State accounts

11.91 Australian National Accounts: State Accounts (Cat. no. 5220.0) contains annual estimates of gross State product and its principal expenditure and income components. Australian National Accounts: Quarterly State Details (Cat. no. 5206.0.40.001) contains quarterly estimates of State final demand and its components, international trade for imports and exports of goods, and compensation of employees by State and Territory.

11.92 The annual current price estimates of gross State product (GSP) are produced by summing the income components of gross State product. State by industry estimates of compensation of employees (COE) are derived from essentially the same data sources as those used for the national estimates. Estimates of gross operating surplus (GOS) plus gross mixed income (GMI) by State and industry, are generally derived by allocating the national industry estimates of GOS plus GMI by State. Taxes and subsidies on production and imports relating to the State and local general government sector are allocated directly to the State in which they are collected or paid. Taxes and subsidies on production and imports relating to the Commonwealth Government are allocated to States at a detailed level using the most appropriate indicators available for each tax or subsidy.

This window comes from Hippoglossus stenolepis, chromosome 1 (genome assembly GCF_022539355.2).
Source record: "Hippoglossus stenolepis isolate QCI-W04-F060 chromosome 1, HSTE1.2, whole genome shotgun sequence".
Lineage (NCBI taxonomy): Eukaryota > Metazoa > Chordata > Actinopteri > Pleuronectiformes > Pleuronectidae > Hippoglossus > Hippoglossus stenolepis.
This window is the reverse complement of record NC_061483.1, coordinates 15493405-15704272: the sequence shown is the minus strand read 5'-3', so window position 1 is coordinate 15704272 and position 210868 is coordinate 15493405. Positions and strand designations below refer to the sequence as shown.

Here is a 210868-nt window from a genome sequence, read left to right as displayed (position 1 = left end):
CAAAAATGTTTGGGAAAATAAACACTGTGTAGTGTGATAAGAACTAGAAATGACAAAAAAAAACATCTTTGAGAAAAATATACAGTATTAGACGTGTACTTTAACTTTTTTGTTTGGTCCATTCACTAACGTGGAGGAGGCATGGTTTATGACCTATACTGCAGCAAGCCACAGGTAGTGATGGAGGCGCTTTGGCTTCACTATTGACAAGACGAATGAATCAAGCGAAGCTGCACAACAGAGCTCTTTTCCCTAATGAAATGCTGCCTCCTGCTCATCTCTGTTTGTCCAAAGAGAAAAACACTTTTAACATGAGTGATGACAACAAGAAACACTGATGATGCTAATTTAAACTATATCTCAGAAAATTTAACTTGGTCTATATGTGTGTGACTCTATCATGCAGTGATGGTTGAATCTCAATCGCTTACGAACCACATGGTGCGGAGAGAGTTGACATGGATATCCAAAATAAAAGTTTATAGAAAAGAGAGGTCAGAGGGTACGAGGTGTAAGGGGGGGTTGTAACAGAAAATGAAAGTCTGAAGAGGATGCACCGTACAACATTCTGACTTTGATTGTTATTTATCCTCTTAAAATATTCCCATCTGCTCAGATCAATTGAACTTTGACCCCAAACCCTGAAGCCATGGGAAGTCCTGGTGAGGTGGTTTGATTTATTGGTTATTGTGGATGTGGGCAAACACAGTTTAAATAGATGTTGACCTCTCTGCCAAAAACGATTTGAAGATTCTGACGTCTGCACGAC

11.93 Quarterly current price estimates of COE, which are prepared for all industries combined, are derived as the sum of State estimates of the components described for the national estimates in Chapter 19. The method used to compile COE by quarter is also described there. Household final consumption expenditure by State is calculated by dissecting the Australian estimate for each of the components described in Chapter 14. Gross fixed capital formation for the private sector is largely derived from the same sources which are used for the Australian estimates, although a higher degree of approximation is required. Allocation of capital expenditure for general government is based on certain assumptions as well as population and employment data.

11.94 It is not possible to derive estimates of GSP using the expenditure approach because of a lack of data for some components, most importantly interstate trade in goods and services. Likewise, not all the data required to support the production approach are currently available. The only approach for which data are available is the income approach, but this approach does not lend itself to volume estimation. It is not possible to satisfactorily deflate such incomes because they do not comprise readily identifiable price and quantity elements. While it is not possible to construct chain volume estimates of GSP by deriving chain volume estimates of the various expenditure components at a detailed level, it is possible to deflate the total current price income based estimate of GSP if a suitable aggregate deflator is constructed. This aggregate deflator is derived by using all the available expenditure components of GSP to derive current price and chain volume estimates and then calculating the quotient. See Chapter 28 for details.